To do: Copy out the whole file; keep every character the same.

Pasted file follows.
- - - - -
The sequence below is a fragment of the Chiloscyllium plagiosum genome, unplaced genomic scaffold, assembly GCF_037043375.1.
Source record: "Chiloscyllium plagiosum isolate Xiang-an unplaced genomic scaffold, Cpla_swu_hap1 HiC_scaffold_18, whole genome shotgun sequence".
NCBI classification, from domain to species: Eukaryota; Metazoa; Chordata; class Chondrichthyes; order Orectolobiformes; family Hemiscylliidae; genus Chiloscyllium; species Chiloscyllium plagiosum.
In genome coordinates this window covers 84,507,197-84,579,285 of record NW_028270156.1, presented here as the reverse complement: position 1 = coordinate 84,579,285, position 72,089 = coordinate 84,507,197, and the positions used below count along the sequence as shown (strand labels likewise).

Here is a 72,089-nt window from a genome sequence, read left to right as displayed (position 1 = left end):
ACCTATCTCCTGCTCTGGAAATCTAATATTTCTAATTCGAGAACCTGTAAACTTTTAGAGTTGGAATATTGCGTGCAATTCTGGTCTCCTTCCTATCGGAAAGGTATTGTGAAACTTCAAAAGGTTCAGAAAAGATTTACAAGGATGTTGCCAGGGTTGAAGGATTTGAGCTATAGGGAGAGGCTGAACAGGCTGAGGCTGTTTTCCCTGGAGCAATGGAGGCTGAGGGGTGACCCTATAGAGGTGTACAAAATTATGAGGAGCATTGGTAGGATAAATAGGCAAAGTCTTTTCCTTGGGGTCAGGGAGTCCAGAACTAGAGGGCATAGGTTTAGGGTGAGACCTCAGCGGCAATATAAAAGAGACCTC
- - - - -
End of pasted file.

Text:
The sequence below is a fragment of the Chiloscyllium plagiosum genome, unplaced genomic scaffold, assembly GCF_037043375.1.
Source record: "Chiloscyllium plagiosum isolate Xiang-an unplaced genomic scaffold, Cpla_swu_hap1 HiC_scaffold_18, whole genome shotgun sequence".
NCBI classification, from domain to species: Eukaryota; Metazoa; Chordata; class Chondrichthyes; order Orectolobiformes; family Hemiscylliidae; genus Chiloscyllium; species Chiloscyllium plagiosum.
In genome coordinates this window covers 84,507,197-84,579,285 of record NW_028270156.1, presented here as the reverse complement: position 1 = coordinate 84,579,285, position 72,089 = coordinate 84,507,197, and the positions used below count along the sequence as shown (strand labels likewise).

Here is a 72,089-nt window from a genome sequence, read left to right as displayed (position 1 = left end):
ACCTATCTCCTGCTCTGGAAATCTAATATTTCTAATTCGAGAACCTGTAAACTTTTAGAGTTGGAATATTGCGTGCAATTCTGGTCTCCTTCCTATCGGAAAGGTATTGTGAAACTTCAAAAGGTTCAGAAAAGATTTACAAGGATGTTGCCAGGGTTGAAGGATTTGAGCTATAGGGAGAGGCTGAACAGGCTGAGGCTGTTTTCCCTGGAGCAATGGAGGCTGAGGGGTGACCCTATAGAGGTGTACAAAATTATGAGGAGCATTGGTAGGATAAATAGGCAAAGTCTTTTCCTTGGGGTCAGGGAGTCCAGAACTAGAGGGCATAGGTTTAGGGTGAGACCTCAGCGGCAATATAAAAGAGACCTC